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Occurrence of genetically modified oilseed rape seeds in the harvest of subsequent conventional oilseed rape over time


Occurrence of genetically modified oilseed rape seeds in the harvest of subsequent conventional oilseed rape over time



European journal of agronomy 27(1): 115-122



ISSN/ISBN: 1161-0301

DOI: 10.1016/j.eja.2007.02.009

Is returning to a conventional crop possible after growing a genetically modified (GM) variety? Oilseed rape volunteers in oilseed rape crops can cause seed admixture in the harvest. Farmers who desire to go back to conventional varieties after growing genetically modified varieties must comply with the 0.9% threshold of GM material in the harvest if they are to declare it as non-GM for food and feed use in Europe. The farm-scale GM platforms set up in France in 1995 were used to estimate the amount of GM seeds in the harvest of a conventional variety grown 3-8 years later in the same field. We show that over time the rate of GM seeds admixture in the harvest largely exceeded the European threshold in 6 out of 18 cases. In one case, the GM level was as high as 18%. However, it varied considerably according to the varieties used. These findings are discussed in the light of studies about seed shedding, seed dormancy and survival in the soil which are suggested to be the main source of large differences among GM varieties, which ultimately determines the frequency of volunteer plants growing amongst and harvested in admixture with the sown crop. These findings are equally discussed in light of differences of growth habit and potential competitiveness between conventional varieties responsible for different seed output by volunteers. To help cope with coexistence over time, we discuss appropriate uses of varieties and crop management in order to prevent seed admixture.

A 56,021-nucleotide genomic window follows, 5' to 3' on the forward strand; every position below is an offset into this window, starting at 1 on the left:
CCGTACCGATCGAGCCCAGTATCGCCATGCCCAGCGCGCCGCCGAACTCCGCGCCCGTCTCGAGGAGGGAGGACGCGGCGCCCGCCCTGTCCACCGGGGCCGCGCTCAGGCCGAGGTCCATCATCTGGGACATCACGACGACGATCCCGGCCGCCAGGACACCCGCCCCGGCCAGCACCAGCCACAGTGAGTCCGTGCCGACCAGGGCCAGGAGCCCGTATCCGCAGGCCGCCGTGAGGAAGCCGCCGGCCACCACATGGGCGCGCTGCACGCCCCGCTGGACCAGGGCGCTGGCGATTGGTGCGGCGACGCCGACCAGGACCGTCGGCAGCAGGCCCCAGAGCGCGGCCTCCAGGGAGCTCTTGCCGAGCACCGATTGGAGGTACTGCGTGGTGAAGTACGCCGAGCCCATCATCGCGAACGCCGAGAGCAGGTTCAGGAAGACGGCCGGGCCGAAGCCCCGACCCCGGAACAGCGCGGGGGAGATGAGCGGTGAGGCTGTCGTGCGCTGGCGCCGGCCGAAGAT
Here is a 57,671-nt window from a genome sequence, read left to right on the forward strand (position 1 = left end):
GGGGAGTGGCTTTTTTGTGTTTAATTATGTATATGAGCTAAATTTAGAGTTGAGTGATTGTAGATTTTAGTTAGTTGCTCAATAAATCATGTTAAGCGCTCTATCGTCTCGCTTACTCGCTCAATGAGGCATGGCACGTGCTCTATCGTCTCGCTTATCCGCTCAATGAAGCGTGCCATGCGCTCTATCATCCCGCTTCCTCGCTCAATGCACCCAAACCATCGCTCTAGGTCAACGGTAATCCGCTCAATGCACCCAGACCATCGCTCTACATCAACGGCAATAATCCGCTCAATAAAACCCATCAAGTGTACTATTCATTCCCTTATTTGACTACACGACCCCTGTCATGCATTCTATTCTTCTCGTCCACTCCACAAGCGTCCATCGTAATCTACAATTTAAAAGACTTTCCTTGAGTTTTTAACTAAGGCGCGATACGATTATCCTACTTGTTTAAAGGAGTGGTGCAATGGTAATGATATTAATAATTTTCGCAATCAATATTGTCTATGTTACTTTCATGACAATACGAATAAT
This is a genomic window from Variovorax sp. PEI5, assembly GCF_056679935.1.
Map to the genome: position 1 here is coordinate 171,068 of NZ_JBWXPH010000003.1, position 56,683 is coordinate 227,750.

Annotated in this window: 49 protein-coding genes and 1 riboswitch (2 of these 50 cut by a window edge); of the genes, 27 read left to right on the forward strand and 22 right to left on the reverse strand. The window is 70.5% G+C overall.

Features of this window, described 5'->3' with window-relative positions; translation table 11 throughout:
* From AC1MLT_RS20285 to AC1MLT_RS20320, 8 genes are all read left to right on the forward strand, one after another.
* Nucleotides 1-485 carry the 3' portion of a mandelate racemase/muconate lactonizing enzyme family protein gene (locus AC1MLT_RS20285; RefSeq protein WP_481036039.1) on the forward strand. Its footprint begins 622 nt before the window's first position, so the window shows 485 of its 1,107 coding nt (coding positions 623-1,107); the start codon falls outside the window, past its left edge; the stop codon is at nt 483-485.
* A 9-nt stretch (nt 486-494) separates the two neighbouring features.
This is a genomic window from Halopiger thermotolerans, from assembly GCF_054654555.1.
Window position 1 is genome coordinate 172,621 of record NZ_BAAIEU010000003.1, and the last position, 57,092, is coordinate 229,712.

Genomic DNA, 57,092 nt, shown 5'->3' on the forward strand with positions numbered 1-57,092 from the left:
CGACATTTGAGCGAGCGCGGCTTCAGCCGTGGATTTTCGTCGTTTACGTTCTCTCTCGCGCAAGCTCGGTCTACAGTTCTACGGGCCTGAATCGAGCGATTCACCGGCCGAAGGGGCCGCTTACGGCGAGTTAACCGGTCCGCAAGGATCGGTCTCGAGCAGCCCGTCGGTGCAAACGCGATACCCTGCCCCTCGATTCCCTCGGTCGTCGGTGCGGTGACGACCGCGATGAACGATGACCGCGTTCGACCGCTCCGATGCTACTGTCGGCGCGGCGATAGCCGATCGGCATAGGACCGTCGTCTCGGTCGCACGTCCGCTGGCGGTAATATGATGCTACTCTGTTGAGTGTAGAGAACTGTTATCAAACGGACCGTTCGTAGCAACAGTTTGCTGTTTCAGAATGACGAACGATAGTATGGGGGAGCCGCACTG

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Accession: 013444994

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